Quantcast
Overview...........................................................Page One

Pools, Spa, and Outdoor Facilities.....................
Page Two

Shops and Other Public Areas...........................Page Three

Bars, Lounges, Nighttime Entertainment.............Page Four

Dining.................................................................Page Five
ARTANIA
PHOTO
TOUR AND
COMMENTARY
OVERVIEW

       Artania is the latest incarnation of a much-loved ship.

       This ship first entered service as Royal Princess for Princess
Cruises.  After being named by Diana, Princess of Wales, in 1984, the
ship quickly established a reputation as being an innovative large cruise
ship, serving primarily the American market.

       Over the years, as bigger and bigger cruise ships came on the
scene, this ship came to be regarded as a relatively small cruise ship.  
However, she found a new role - - long cruises to exotic locations
carrying people who preferred a more intimate cruise experience.  In
2005, she switched to the British market, where she attracted a
considerable following as Artemis of P&O Cruises.       
 
    

       
In April 2011, she left P&O Cruises to become the Artania of the
Phoenix Reisen cruise line.
 She continues to roam the world but her
customer-base is now the German market.

       Artania is not simply Artemis with a new name written on the side.  
Before she entered service for Phoenix Reisen, the ship underwent an
extensive refurbishment at the Lloyd Werft shipyard in Bremerhaven,
Germany.  96 balconies were added.  Her interior public areas saw the
addition of a new restaurant, new bars and other public spaces.  Certain
features, such as the casino, which were felt not to be of interest to the
German market were eliminated.  Thus, while there is still much that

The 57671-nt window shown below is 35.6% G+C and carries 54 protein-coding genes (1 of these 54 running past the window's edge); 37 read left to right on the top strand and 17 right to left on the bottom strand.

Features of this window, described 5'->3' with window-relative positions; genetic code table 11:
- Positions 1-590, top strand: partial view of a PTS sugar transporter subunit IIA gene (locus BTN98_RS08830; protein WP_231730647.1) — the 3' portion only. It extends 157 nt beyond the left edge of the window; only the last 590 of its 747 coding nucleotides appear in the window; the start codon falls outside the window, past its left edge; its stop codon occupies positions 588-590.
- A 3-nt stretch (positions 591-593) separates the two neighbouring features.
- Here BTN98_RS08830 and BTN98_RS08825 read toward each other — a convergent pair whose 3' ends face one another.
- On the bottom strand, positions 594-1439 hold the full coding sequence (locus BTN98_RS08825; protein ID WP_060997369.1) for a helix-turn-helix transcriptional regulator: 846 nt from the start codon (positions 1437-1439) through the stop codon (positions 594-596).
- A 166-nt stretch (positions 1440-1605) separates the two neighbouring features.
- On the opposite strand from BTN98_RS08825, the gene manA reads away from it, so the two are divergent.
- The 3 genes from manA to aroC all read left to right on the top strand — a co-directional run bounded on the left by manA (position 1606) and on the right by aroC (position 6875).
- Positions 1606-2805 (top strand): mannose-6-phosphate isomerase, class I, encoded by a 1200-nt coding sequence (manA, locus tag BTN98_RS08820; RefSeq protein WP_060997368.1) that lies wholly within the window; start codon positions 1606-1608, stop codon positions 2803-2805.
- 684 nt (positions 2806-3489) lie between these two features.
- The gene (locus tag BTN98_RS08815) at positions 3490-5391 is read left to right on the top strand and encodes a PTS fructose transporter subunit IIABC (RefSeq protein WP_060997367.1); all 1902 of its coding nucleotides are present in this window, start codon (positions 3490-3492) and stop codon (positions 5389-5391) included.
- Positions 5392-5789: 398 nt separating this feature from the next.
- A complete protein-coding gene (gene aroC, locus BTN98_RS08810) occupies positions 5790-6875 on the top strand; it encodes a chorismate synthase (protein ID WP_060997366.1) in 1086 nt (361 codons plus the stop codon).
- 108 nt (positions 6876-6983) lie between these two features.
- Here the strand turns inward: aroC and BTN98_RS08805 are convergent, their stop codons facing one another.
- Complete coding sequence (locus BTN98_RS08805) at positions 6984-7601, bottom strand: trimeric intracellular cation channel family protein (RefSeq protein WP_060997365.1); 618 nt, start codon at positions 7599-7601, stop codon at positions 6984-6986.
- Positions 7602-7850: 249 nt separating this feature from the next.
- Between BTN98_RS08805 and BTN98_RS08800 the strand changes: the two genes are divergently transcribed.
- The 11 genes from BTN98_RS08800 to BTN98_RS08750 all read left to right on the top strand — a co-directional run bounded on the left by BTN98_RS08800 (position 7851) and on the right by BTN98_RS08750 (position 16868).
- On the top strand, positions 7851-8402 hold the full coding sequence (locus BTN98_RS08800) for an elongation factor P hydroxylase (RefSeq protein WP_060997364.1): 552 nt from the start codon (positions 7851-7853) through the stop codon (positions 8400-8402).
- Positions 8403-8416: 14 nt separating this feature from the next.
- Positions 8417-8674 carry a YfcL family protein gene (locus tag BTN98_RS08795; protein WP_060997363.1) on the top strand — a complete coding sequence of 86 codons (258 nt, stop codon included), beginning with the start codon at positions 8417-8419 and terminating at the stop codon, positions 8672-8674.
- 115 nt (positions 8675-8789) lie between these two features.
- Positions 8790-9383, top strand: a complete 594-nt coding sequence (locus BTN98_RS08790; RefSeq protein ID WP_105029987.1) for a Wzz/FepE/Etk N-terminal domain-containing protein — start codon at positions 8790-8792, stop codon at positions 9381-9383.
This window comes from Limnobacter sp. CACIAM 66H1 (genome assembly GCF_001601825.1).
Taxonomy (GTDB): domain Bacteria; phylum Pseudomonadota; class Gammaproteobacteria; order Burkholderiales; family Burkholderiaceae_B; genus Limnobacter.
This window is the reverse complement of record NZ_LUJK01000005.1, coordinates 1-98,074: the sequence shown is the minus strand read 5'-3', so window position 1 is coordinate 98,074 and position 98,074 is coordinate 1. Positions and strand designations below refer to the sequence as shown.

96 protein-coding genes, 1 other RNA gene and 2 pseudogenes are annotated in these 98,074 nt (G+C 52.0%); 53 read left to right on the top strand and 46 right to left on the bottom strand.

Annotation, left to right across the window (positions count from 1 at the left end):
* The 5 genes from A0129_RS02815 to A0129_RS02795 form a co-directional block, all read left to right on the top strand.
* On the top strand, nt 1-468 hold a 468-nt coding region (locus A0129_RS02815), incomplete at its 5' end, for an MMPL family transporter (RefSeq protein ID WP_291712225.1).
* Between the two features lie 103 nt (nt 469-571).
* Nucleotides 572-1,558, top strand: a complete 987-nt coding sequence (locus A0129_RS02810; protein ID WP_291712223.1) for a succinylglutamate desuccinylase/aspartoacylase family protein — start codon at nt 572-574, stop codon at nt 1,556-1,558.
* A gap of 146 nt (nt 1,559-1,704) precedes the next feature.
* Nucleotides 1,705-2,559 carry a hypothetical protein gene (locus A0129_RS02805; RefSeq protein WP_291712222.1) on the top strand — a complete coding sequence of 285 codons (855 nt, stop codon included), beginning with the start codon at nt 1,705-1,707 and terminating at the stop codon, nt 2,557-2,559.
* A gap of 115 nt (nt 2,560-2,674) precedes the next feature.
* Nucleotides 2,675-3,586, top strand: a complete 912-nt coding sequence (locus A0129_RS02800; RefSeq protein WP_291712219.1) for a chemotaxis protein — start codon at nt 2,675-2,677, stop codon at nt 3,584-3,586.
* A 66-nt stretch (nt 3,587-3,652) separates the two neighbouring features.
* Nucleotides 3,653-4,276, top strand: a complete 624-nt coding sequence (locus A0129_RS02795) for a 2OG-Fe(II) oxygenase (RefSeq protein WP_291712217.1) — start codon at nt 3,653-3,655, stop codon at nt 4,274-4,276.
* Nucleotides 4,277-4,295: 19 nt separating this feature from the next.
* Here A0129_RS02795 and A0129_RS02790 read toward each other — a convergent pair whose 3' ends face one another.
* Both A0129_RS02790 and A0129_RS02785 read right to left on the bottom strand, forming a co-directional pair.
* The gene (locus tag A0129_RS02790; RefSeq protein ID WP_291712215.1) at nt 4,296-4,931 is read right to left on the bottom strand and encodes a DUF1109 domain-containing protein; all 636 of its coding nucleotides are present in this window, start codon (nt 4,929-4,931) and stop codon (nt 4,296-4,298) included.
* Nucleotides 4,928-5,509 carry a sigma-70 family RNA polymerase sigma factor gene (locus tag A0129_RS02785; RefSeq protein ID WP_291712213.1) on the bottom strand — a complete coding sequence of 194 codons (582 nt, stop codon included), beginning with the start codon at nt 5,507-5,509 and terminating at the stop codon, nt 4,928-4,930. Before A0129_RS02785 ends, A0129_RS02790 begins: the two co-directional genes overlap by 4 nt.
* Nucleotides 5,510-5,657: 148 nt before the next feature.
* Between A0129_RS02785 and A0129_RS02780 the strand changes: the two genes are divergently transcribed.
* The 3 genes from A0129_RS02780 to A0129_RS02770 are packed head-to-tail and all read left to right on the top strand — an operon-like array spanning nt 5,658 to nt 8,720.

those familiar with the ship will remember, her new cruise line has
invested in her future by continuing to evolve the ship.

       The cruise experience presented by Artania is sophisticated and
seeks to continue the tradition of elegant cruising.

       As noted above, the ship is targeted towards the German market.  
The vast majority of passengers are from Germany, Austria and
Switzerland.  Announcements and written materials are in German.  The
onboard currency is the Euro.  

       

 

    
Above:  "Spindrift" by sculptor David
Norris
remains the centerpiece of the
ship's
two-tiered Atrium.
Above:  The decor of the public rooms areas is similarly modern in its overall theme, punctuated by the occasional
decorative piece or a more whimsical piece relating to the theme of one of the lounges
.

Below:  There are also nautical elements of the decor such as a display of charts and plaques from various ports
that the ship has visited.
Above:  The Shore Excursions Desk.
Left:  Reception.
Below:  Phoenix Counter (future cruises).
Cruise ship photo tour and review - Phoenix Reisen - Artania -  page 1
BEYONDSHIPS HOME

CRUISE SHIP CENTRAL

CRUISE SHIP PROFILES

CRUISE LINKS

ARTANIA PROFILE

ARTEMIS PROFILE
PHOENIX
REISEN
ARTANIA
ARTANIA TOUR 1

ARTANIA  TOUR 2

ARTANIA  TOUR 3

ARTANIA TOUR 4

ARTANIA TOUR 5
Pools, Spa and Open Decks is next

CLICK HERE TO CONTINUE WITH THE TOUR
Kapitän Jarle Flatebø
Artania's art collection is dominated by abstract works.
Artania was one of the first ships to have all
outside staterooms.  When she was built, however,
balconies were not as popular as they are today.  
Accordingly, when the ship transitioned from
Artemis to Artania, many of the cabins that were
originally oceanview cabins were given a balcony.
Artania's Bridge is not only
where the ship is driven but also
a communications center and a
control center.

The exterior sections on either
side of the bridge are used
during docking (left).  Each wing
has a set of controls so that the
captain can maneuver the ship
from a vantage point where he
can easily see the distance from
the side of the ship from the pier.

Artania's wheel (right) is much
smaller than the ship's wheels of
old.  It is used primarily when
the ship is in port.  The
remainder of the time, the ship's
computers do the steering,
subject to the override of  the
ship's officers.